We cannot afford another tardy start, says Ponting

Published: Wednesday, January 29, 2003, 21:32 [IST]
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Melbourne: Captain Ricky Ponting on Wednesday said that Australia could not afford another tardy start as it chases a record third World Cup crown.

Steve Waugh's Australians came back from the brink in the 1999 tournament in England, losing two of its first three games before being unbeaten in its last seven. It humiliated Pakistan by eight wickets in the final at Lord's. This time, Australia's first two matches are against group rivals Pakistan and India on February 11 and 15. Lose them both and a berth in the Super Sixes stage would be all but out of reach before the tournament hotted up.

"Hopefully, we won't get off to that sort of start again," Ponting said on Wednesday. "We had our backs to the wall for most of the last World Cup. Saying that, probably our two biggest games are our first two so we've got to be on the ball right from ball one, to make sure we're there and we're ready to play." Australia leaves for South Africa on Thursday and plays two warm-up matches against provincial sides before the tournament. Ponting also needs to guard against his team being distracted by the debate about whether it should play in strife-torn Zimbabwe on February 24. No team has won three World Cups and only the West Indies in 1975 and 1979 has won the tournament twice in succession.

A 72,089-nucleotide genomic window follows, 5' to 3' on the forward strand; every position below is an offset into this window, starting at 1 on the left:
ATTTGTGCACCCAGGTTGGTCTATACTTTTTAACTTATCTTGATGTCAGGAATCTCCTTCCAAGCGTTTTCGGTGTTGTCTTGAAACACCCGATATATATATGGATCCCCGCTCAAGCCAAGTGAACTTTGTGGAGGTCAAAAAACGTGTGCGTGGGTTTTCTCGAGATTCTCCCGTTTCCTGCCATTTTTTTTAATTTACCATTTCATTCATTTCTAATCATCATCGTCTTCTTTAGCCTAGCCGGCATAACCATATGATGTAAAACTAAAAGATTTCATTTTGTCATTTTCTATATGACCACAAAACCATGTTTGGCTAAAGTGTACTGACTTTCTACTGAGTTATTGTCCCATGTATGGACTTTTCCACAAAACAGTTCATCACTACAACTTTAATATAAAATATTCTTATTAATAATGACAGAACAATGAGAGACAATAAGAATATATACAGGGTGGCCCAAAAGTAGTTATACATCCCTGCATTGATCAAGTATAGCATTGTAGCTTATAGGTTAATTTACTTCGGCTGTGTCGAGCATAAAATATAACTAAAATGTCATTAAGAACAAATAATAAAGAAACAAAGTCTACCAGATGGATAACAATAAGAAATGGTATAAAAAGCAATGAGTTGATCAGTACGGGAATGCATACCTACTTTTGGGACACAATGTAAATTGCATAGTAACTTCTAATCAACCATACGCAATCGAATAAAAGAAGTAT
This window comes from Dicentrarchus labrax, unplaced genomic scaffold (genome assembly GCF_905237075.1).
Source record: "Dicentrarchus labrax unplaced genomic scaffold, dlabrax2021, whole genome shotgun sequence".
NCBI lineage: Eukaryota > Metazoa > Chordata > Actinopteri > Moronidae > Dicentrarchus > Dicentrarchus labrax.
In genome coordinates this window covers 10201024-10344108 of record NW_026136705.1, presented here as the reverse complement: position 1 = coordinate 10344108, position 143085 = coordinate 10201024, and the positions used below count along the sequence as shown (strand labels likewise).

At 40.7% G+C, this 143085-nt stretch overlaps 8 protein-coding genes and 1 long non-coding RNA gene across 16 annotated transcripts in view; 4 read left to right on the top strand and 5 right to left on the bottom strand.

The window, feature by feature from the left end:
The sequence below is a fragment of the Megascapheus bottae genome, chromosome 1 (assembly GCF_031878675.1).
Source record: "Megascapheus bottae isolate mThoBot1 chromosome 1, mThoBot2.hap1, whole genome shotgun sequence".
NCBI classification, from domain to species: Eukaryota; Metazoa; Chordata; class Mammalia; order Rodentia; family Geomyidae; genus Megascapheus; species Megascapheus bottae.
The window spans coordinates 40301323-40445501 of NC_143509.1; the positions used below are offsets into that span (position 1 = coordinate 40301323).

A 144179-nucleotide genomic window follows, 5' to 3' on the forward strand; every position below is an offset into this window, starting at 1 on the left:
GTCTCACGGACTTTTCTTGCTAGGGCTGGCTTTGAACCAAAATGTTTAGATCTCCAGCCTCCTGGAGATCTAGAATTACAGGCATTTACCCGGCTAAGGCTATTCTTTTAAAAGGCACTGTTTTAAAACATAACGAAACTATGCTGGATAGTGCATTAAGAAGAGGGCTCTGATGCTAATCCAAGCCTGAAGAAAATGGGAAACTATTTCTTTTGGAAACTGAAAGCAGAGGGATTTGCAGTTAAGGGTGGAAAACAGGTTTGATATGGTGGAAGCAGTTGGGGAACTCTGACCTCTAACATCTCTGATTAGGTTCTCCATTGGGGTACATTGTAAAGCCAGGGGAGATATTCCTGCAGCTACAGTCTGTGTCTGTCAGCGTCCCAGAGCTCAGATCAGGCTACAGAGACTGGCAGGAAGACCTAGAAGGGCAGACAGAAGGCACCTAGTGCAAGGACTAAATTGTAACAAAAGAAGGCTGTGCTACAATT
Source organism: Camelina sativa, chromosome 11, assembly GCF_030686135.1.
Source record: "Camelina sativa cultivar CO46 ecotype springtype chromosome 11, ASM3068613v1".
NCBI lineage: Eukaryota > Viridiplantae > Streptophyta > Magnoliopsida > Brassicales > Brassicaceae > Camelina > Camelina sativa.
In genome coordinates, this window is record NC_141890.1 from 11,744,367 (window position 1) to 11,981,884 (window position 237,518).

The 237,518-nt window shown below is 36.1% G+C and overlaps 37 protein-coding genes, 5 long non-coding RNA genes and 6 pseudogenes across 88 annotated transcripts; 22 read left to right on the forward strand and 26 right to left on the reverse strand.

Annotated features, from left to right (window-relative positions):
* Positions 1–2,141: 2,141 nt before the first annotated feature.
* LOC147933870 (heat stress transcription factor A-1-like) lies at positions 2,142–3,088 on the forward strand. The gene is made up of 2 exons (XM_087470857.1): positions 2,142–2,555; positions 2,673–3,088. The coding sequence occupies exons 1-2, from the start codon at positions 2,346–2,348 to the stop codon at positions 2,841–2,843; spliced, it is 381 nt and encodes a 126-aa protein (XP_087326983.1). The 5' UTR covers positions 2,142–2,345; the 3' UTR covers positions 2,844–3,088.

"One thing we've spoken about is that we're not going there to defend it, we're going there to win it," Ponting said. "It's a big tournament, there's going to be pressure on all the players and probably more pressure on me. But I think I'll be able to handle it and I'm sure the rest of the guys will be able to as well." With an attack including Brett Lee in the best Limited Overs form of his career, along with Glenn McGrath, Jason Gillespie and Andy Bichel, Australia is better placed than any other team to exploit the one bouncer per over rule.

"If that ball is bowled properly, and you bowl it to the right batsman, it can be a very effective dot ball," Ponting said. "I think we've probably noticed in the last 6 to 12 months that One-day scores around the world are generally a bit lower and I think that's one of the reasons why, especially for the tail-end batsman coming in. "Every side has got bowlers who are able to bowl bouncers, and our guys tend to like to bowl a few more than others."

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